After nearly a quarter of a century in leadership communications roles at Bristol-Myers Squibb and Novartis, Robert Laverty signed on in April as VP, US corporate communications at Eisai Corporation of North America. He's excited about the opportunity to help the company increase corporate and brand awareness as it ramps up its US presence.
“Eisai is a growth company,” Laverty says. “Following the acquisition of oncology company MGI Pharma, the challenge is to build a communications department that can take on all the new opportunity and potentially increased number of products. Eisai is quite well known in Japan. It's not as well known in the States—it's just starting to build identity awareness, and that's what's so exciting about being here.”
Employees are clear on the company's brand and mission, Laverty says. “A vision and values survey revealed that internal recognition of the mission and strategic direction of the company is astronomical—in high 90s. The challenge is to not lose that as we grow.”
Eisai's roots extend to 1941, but it didn't begin marketing products in the US until 1997 with the introduction of Alzheimer's drug Aricept (co-promoted with Pfizer). The launch of Aciphex (co-marketed with Johnson & Johnson's PriCara) followed in 1999, and Eisai grew to a $2.6 billion enterprise in 2006.
Laverty will head brand and corporate communications and provide US IR support. He will work with leaders of Eisai business units and with corporate leaders in Tokyo, to develop and ensure communications consistency. “The idea is to maximize the brand value of Eisai products and support the pipeline,” he says. “We've got a number of pipeline products, and they all need support. We need to figure out what we need from a resource standpoint to support growth and [to ensure that] business units know what communications can do and that we're setting expectations.”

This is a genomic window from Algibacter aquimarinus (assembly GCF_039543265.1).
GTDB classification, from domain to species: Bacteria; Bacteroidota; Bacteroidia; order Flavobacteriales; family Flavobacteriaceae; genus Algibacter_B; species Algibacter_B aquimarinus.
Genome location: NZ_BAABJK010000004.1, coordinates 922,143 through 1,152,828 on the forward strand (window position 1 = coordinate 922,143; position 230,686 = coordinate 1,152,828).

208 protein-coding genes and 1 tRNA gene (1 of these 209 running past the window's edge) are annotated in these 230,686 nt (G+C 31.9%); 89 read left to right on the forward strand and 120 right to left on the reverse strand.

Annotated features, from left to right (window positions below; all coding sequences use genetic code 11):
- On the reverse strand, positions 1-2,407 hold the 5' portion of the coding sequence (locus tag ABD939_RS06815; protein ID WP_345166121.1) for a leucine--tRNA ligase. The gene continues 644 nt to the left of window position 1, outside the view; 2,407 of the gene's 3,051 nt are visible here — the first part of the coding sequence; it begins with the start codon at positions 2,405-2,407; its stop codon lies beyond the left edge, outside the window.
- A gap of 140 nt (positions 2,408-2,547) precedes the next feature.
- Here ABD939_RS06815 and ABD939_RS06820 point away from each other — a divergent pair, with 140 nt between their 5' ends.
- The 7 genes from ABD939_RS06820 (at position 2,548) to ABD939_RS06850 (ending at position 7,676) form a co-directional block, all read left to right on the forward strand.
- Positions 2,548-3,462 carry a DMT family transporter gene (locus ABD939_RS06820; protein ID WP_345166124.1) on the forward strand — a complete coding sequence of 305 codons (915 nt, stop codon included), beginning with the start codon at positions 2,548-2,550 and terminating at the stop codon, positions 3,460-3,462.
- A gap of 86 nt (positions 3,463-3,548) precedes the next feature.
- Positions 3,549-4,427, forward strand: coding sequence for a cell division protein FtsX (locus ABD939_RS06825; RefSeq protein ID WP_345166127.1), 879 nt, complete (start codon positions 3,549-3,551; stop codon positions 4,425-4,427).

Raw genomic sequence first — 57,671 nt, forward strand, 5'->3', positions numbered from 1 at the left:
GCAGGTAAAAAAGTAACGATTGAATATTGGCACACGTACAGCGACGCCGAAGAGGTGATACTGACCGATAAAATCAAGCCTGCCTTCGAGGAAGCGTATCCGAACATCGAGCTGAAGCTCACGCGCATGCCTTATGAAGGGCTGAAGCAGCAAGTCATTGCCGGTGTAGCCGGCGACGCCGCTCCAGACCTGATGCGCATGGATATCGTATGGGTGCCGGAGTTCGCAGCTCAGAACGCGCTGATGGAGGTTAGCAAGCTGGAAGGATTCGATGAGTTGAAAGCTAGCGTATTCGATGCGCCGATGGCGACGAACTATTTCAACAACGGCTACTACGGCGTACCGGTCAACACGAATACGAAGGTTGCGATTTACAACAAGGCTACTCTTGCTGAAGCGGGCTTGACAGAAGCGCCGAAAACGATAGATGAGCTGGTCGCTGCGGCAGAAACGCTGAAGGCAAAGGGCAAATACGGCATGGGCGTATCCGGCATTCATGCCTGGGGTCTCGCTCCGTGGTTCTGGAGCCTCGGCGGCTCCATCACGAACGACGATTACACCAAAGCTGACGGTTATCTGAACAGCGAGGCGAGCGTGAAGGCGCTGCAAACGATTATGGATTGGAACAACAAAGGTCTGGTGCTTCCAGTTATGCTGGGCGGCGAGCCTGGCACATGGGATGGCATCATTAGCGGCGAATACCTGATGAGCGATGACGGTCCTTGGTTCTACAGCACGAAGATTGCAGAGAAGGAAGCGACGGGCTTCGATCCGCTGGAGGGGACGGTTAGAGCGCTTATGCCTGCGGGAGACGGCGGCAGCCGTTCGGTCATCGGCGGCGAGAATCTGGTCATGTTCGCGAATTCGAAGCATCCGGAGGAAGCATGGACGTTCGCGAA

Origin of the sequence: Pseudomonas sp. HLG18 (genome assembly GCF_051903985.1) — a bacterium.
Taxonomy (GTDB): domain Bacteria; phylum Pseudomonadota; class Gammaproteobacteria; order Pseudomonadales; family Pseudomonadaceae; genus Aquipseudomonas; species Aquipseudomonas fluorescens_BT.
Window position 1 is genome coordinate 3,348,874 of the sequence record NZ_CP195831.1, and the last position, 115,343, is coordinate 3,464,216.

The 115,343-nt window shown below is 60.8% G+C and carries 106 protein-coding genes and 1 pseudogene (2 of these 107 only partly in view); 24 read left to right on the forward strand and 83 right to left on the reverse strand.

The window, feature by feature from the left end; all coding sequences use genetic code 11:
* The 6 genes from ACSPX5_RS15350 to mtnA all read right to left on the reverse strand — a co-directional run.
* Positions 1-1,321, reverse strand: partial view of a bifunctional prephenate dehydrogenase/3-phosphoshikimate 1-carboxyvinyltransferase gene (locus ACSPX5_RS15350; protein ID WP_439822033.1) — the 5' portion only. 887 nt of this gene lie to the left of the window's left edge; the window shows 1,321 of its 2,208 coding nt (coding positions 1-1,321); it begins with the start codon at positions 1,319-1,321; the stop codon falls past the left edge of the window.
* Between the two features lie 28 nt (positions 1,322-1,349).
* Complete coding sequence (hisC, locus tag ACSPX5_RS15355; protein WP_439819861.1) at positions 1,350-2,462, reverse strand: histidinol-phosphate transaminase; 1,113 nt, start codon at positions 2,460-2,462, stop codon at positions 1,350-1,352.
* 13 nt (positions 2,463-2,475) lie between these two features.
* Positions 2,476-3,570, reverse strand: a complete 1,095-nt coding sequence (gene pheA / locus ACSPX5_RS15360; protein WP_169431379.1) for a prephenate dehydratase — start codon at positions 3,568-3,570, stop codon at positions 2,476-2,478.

Growing up in Clifton, NJ, Laverty had a passion for science and helping people, and he worked at a pharmacy in high school. He later became a pharmacist (he still keeps his license active), and loved working in a hospital, going on rounds with doctors and teaching diabetes training, but he realized he could reach broader audiences through healthcare communications. In the mid-'80s he joined PR agency Burson-Marsteller, working for clients like Pfizer and Dupont. Saralie Slonsky, one of the agency's senior healthcare executives at the time, mentored Laverty and put his background to good use.
“His pharma experience was important to us,” says Slonsky, currently a healthcare communications consultant. “He helped us translate dry medical information. We didn't understand it the way he did. He helped open our eyes and open doors.”
Laverty says the pharma industry has “always been under the microscope,” and despite negative attention, “it continues to do what it does best, which is innovate.”
While at BMS, he worked on “Secure the Future,” a five-year, $100 million program targeted to women and children affected by AIDS in Africa. As VP of global media relations, malaria initiatives at Novartis, he returned to Africa help get malaria treatment Coartem to as many people as possible. “Access to essential medicines was a wonderful area to work in, especially as a healthcare professional,” he says. “[The Africa projects] opened my eyes to challenges we face as a population and an industry to try and help people who don't have the means to pay for the medicine we're developing.”
Laverty is settling in at Eisai and looking forward to helping it meet business objectives and raise its profile. “Communications is at the executive committee level, which is where I think it should be,” he says. “As we're moving up in terms of growth opportunity, the challenge becomes greater in developing strategic communications to support business objectives.”
VP, US corporate
Various to VP global comms, malaria initiatives, Novartis Pharmaceuticals
Various to senior dir.,
corporate policy, BMS